2. Transposition

Once an EU act has been incorporated into the EEA Agreement, it must be transposed into the national legislation of the EEA EFTA countries (if this is required under that national legislation). This may simply require a governmental decision, or it may require parliamentary approval. Transposition is a formal task, and the acts can only be adjusted technically at this point.

3. Monitoring

After internal market legislation has been extended to the EEA EFTA countries, transposition and application are monitored by the EFTA Surveillance Authority and the EFTA Court. The EFTA Surveillance Authority maintains an internal market scoreboard that tracks the implementation of legislation in the EEA countries.

4. Role of the parliaments

Both the European Parliament and the national parliaments of the EEA EFTA states are closely involved in monitoring the EEA Agreement. Article 95 of the agreement establishes an EEA Joint Parliamentary Committee (JPC), which meets twice a year. The European Parliament and the EEA EFTA national parliaments take turns hosting this committee, whose chair alternates annually between a Member of the European Parliament and an EEA EFTA national parliamentarian. Each delegation is composed of 12 members. Parliamentarians from the Swiss Federal Assembly attend the meetings as observers. All EU legislation that applies to the EEA is scrutinised by the EEA JPC, whose members have the right to put oral and written questions to representatives of the EEA Council and the EEA Joint Committee and to express their views in reports or resolutions. The same procedure holds for scrutinising the implementation of legislation. Every year, the JPC adopts a resolution on the Joint Committee’s annual report on the functioning of the EEA Agreement, stating its views on the progress made in the incorporation of EU law and the existing backlog, and making recommendations for the proper functioning of the internal market.


As an EFTA member, Switzerland took part in the negotiations for the EEA Agreement and signed the agreement on 2 May 1992. Immediately after that, the Swiss Government submitted an application for accession to the EU on 22 May 1992. However, following a referendum held on 6 December 1992 that yielded a vote against participating in the EEA, the Swiss Federal Council stopped pursuing the country’s EU and EEA membership. Since then, Switzerland has developed its relations with the EU through bilateral agreements in order to safeguard its economic integration with the EU. Bilateral relations were strained following the February 2014 anti-immigration initiative in Switzerland, the outcome of which called into question the principles of free movement and the single market that underpin those relations. On 16 December 2016, the Swiss Parliament adopted the Federal Act on Foreign Nationals and Integration, implementing the result of the 2014 referendum in a manner that limited its effect, which paved the way for the beginning of the normalisation of EU-Swiss relations.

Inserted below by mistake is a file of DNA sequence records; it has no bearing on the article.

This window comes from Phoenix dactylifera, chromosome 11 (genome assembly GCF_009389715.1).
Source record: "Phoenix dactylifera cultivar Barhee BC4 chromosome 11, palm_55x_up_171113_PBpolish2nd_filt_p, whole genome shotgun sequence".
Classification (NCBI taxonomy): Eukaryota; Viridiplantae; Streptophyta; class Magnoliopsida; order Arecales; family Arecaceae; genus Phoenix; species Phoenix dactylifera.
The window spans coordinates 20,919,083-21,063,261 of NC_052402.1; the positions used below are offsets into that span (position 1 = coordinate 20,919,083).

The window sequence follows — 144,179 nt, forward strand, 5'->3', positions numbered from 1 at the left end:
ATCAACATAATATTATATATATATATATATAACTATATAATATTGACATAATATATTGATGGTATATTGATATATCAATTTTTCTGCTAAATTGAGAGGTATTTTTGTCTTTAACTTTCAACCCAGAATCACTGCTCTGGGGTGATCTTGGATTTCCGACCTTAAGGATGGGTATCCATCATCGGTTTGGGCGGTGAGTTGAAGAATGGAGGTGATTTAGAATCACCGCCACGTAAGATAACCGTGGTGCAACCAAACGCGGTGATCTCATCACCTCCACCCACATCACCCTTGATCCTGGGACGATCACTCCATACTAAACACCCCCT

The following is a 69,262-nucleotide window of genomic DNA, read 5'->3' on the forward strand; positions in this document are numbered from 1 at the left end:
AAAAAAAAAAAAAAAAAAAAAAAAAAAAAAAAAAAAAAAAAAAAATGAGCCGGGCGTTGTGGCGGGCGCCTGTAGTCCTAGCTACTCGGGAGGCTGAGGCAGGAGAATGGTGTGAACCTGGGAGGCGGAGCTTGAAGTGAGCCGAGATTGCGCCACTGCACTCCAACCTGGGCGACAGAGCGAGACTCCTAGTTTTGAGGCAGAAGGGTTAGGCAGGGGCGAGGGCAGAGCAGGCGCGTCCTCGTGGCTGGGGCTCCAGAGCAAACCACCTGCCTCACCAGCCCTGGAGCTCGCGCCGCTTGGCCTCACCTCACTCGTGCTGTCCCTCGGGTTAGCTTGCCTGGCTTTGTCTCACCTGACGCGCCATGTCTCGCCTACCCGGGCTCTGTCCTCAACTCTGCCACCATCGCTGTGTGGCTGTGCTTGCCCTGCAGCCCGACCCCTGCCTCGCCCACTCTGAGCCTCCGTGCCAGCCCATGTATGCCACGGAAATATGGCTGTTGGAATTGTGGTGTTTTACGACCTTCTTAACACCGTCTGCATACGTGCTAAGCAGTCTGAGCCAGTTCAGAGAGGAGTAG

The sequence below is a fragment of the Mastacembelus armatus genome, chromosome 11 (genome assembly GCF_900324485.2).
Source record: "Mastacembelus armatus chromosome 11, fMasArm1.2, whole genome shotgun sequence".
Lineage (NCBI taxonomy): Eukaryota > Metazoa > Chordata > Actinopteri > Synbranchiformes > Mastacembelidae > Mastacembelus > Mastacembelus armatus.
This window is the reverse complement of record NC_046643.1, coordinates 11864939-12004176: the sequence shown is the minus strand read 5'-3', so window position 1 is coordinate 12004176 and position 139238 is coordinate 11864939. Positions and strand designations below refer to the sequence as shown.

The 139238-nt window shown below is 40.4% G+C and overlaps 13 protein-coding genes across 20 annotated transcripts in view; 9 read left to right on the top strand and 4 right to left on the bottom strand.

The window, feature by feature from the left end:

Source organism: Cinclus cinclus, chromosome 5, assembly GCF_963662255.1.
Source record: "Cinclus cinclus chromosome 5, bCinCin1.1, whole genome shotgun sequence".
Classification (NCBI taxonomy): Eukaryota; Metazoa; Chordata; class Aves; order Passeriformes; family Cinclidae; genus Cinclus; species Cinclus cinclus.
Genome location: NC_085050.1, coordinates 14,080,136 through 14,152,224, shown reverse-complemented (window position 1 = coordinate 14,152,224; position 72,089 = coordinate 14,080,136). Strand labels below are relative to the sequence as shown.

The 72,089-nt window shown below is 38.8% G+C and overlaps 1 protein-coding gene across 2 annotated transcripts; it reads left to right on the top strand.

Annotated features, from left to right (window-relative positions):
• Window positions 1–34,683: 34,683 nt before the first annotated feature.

The EU and Switzerland have signed over 120 bilateral agreements, including an FTA in 1972, and two major series of sectoral bilateral agreements that aligned a large portion of Swiss law with that of the EU at the time of signing. The first set of sectoral agreements (known as Bilateral I) was signed in 1999 and entered into force in 2002. These seven agreements (on the free movement of persons, air transport, land transport, trade in agricultural products, technical trade barriers, public procurement and research cooperation) cover the issues of free movement and mutual market opening. A further set of sectoral agreements (Bilateral II) was signed in 2004 and entered into force gradually over the 2005-2009 period. These agreements basically relate to strengthening economic cooperation and extending cooperation on asylum and free travel within the Schengen borders. They also cover Switzerland’s participation in the Dublin system, the EU’s MEDIA programme and the European Environment Agency, as well as the taxation of savings, processed agricultural products, statistics, combating fraud, and Swiss financial contributions to economic and social cohesion in the new EU Member States.

While the agreements deepened economic relations, they also created a complex and sometimes inconsistent network of obligations. Bilateral agreements have to be updated regularly and do not have the dynamic character of the EEA Agreement. They also lack monitoring arrangements or effective dispute settlement mechanisms. In order to resolve these problems, EU-Swiss negotiations for an Institutional Framework Agreement (IFA) were launched on 22 May 2014. The negotiations sought to solve several difficult issues, ranging from conditions for EU service providers in Switzerland to the role of the Court of Justice in dispute settlement. Negotiations for the IFA concluded at political level on 23 November 2018. Nevertheless, the Swiss Federal Council could not agree on the final text owing to Swiss concerns that the ‘flanking measures’[1] and the incorporation of the EU acquis on the free movement of persons had not been adequately reflected. It then launched a broad internal consultation with the relevant Swiss Federal Assembly committees, parties, cantons, social partners and academics/the research community, which will serve as the basis for making a decision about whether or not to submit the agreement for approval to the Swiss Federal Assembly. During the consultation, which concluded in April 2019, a number of issues were raised on which the Swiss side required further clarification.